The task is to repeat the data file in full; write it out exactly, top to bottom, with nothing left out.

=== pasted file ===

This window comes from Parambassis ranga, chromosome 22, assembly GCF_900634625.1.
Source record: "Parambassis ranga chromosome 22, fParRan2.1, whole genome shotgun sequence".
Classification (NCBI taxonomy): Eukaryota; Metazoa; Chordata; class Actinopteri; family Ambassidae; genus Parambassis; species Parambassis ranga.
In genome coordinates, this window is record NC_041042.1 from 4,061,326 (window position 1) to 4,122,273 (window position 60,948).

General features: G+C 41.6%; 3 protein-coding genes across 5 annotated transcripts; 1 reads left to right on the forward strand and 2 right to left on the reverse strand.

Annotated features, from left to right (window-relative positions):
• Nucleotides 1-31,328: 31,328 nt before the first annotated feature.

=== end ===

This window comes from Parambassis ranga, chromosome 22, assembly GCF_900634625.1.
Source record: "Parambassis ranga chromosome 22, fParRan2.1, whole genome shotgun sequence".
Classification (NCBI taxonomy): Eukaryota; Metazoa; Chordata; class Actinopteri; family Ambassidae; genus Parambassis; species Parambassis ranga.
In genome coordinates, this window is record NC_041042.1 from 4,061,326 (window position 1) to 4,122,273 (window position 60,948).

General features: G+C 41.6%; 3 protein-coding genes across 5 annotated transcripts; 1 reads left to right on the forward strand and 2 right to left on the reverse strand.

Annotated features, from left to right (window-relative positions):
• Nucleotides 1-31,328: 31,328 nt before the first annotated feature.